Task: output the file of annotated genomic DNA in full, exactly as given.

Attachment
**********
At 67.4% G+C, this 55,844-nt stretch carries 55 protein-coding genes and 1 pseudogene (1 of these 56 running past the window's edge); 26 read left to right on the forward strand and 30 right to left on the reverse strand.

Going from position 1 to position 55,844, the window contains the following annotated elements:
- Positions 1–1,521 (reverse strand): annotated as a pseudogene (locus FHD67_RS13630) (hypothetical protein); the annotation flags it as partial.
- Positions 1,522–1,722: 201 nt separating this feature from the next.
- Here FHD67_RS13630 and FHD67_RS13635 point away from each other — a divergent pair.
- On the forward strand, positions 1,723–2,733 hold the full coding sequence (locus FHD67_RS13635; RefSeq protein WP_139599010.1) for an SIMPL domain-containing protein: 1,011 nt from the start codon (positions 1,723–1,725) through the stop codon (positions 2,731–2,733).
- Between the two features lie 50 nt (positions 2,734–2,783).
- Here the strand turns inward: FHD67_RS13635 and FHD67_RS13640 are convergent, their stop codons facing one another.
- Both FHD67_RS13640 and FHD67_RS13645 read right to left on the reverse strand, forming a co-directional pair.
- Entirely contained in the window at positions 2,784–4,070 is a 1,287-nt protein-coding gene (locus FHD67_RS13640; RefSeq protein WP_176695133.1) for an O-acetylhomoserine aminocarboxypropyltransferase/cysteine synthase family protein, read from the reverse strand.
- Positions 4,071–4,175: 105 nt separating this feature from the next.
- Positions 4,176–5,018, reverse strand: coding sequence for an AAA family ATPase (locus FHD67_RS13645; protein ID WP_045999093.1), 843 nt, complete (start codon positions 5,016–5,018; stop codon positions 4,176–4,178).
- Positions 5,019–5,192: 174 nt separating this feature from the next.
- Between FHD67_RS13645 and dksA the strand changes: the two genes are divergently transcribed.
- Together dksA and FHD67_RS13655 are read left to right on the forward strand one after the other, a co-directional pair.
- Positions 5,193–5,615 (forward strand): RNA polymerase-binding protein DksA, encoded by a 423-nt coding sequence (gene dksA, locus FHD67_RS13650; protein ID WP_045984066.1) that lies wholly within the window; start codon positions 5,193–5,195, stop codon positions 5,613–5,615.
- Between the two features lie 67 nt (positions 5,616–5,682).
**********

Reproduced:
At 67.4% G+C, this 55,844-nt stretch carries 55 protein-coding genes and 1 pseudogene (1 of these 56 running past the window's edge); 26 read left to right on the forward strand and 30 right to left on the reverse strand.

Going from position 1 to position 55,844, the window contains the following annotated elements:
- Positions 1–1,521 (reverse strand): annotated as a pseudogene (locus FHD67_RS13630) (hypothetical protein); the annotation flags it as partial.
- Positions 1,522–1,722: 201 nt separating this feature from the next.
- Here FHD67_RS13630 and FHD67_RS13635 point away from each other — a divergent pair.
- On the forward strand, positions 1,723–2,733 hold the full coding sequence (locus FHD67_RS13635; RefSeq protein WP_139599010.1) for an SIMPL domain-containing protein: 1,011 nt from the start codon (positions 1,723–1,725) through the stop codon (positions 2,731–2,733).
- Between the two features lie 50 nt (positions 2,734–2,783).
- Here the strand turns inward: FHD67_RS13635 and FHD67_RS13640 are convergent, their stop codons facing one another.
- Both FHD67_RS13640 and FHD67_RS13645 read right to left on the reverse strand, forming a co-directional pair.
- Entirely contained in the window at positions 2,784–4,070 is a 1,287-nt protein-coding gene (locus FHD67_RS13640; RefSeq protein WP_176695133.1) for an O-acetylhomoserine aminocarboxypropyltransferase/cysteine synthase family protein, read from the reverse strand.
- Positions 4,071–4,175: 105 nt separating this feature from the next.
- Positions 4,176–5,018, reverse strand: coding sequence for an AAA family ATPase (locus FHD67_RS13645; protein ID WP_045999093.1), 843 nt, complete (start codon positions 5,016–5,018; stop codon positions 4,176–4,178).
- Positions 5,019–5,192: 174 nt separating this feature from the next.
- Between FHD67_RS13645 and dksA the strand changes: the two genes are divergently transcribed.
- Together dksA and FHD67_RS13655 are read left to right on the forward strand one after the other, a co-directional pair.
- Positions 5,193–5,615 (forward strand): RNA polymerase-binding protein DksA, encoded by a 423-nt coding sequence (gene dksA, locus FHD67_RS13650; protein ID WP_045984066.1) that lies wholly within the window; start codon positions 5,193–5,195, stop codon positions 5,613–5,615.
- Between the two features lie 67 nt (positions 5,616–5,682).